Creating Effective Goals in the workplace


Writing Effective Goals

Developing goals begins with creating well designed and written goal statements; specifying the aims, objectives or targets you want to achieve. These goal statements deal with various aspects of your life such as career, personal, financial and so on. An Action Plan should accompany every goal statement, specifying the strategies needed and means for reaching your ends.

One system used successfully by leaders and people who wish to apply goal setting principles into their lives is the SMART system. By ensuring your goal statements are SMART, you create a system for managing each action step and increasing the potential to achieve these goals. Developing well designed goals or objectives provide an effective basis for planning. A common approach is to use SMART principles i.e.:

  • Specific
  • Measurable
  • Achievable
  • Realistic, and
  • Time Bound

In a work team, goals must be communicated to all people involved with the work plan or whose work could be affected by any changes involved.  Goals also need to be constantly revised to make sure that each of the SMART criteria is satisfied. This will create far greater clarity for all concerned.  You are more likely to stick with and achieve your goals if you develop them yourself. You are also in a position to influence others such as team members, so encourage them to participate actively in setting their own goals and contributing to team goals.  Individuals who feel that they have some ownership or say in setting their own goals, are more likely to be motivated to accomplish them, leading to performance improvement.








Time to Start Self-monitoring in the Workplace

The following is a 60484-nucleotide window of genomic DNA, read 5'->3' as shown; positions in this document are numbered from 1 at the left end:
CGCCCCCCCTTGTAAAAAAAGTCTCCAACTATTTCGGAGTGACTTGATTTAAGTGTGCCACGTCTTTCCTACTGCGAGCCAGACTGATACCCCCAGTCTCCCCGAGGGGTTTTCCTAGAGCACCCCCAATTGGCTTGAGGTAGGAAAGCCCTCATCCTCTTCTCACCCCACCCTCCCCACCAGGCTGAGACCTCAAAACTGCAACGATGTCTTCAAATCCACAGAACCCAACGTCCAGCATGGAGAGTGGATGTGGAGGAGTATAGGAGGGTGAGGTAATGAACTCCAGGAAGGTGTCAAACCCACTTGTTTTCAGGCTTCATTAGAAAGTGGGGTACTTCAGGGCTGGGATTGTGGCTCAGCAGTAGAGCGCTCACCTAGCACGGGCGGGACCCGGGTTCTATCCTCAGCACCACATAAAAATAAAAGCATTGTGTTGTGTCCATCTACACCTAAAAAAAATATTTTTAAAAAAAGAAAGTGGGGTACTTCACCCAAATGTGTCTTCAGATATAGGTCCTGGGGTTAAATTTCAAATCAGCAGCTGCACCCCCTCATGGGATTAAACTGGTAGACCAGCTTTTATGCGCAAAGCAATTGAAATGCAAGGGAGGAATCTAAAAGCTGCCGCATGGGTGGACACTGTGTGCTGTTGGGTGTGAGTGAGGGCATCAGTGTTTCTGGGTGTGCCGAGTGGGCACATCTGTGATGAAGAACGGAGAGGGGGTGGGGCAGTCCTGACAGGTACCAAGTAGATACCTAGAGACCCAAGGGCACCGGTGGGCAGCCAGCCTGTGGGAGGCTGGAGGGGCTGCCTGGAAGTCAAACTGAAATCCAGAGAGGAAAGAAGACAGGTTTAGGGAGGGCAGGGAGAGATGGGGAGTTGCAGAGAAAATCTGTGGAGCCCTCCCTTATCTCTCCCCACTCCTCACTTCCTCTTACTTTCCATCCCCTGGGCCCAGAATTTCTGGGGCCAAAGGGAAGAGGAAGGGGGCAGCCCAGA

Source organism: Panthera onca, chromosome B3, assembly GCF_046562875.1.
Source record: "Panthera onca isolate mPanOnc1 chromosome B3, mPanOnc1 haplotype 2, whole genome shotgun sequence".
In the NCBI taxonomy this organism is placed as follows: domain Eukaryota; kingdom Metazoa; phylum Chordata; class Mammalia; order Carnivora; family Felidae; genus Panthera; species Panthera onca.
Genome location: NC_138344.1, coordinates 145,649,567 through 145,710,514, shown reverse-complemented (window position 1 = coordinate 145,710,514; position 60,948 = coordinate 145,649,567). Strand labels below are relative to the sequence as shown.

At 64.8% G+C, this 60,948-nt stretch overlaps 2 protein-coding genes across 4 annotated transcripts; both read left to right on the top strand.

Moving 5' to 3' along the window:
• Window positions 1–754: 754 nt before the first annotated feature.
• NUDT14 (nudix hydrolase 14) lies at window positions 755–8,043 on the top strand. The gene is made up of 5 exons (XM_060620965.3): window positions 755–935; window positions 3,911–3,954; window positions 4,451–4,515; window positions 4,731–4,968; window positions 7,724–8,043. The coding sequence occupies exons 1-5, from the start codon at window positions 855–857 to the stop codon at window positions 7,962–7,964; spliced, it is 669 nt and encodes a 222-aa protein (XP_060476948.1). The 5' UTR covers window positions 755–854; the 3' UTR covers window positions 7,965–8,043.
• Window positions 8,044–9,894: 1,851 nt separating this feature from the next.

Some people are always in trouble at work. They may be competent, hardworking and productive, but performance reviews tend to rate them as no better than average, and they seem to make a career of irritating managers.

This may be due to politically ineptness, where difficulties are experienced in adjusting their behaviour to fit changing situations.  We could describe these persons as low self-monitors.

Self-monitoring refers to an individual’s ability to adjust his or her behaviour to external, situational factors.

Individuals high in self-monitoring show considerable adaptability in adjusting their behaviour to external situational factors.  They are highly sensitive to external cues and can behave differently in different situations.

High self­-monitors are capable of presenting striking contradictions between their public persona and their private self.

High self-monitors tend to:

  • Pay closer attention to the behaviour of others and are more capable of conforming than are low self-monitors.
  • Receive better performance ratings, are more likely to emerge as leaders.
  • Be more mobile in their careers, receive more promotions (both internal and cross-organisational), and
  • Occupy central positions in an organisation

Low self-monitors, can’t disguise themselves in that way.  They tend to display their true dispositions and attitudes in every situation.  There is high behavioural consistency between who they are and what they do.  Behavioural consistency – although worthy in itself – backfires when empathy and sensitivity to the needs of others are not considered.

How would you rate yourself?

This topic has been taken from the module ‘Understanding Yourself’. It forms part of The Pivot Institutes non-accredited program – Fundamentals of Management. This program is often customised to suit our clients in large organisation who have a large number of individuals in managerial and supervisory roles.






Building Trust in Teams

Building Trust In Teams

Throughout your working life you are more than likely to be required to work in teams. In order for teams to work, there are certain traits that are required. Trust is one of the preferred traits. Research shows that when there is a certain level of trust between two people they will work better with each other.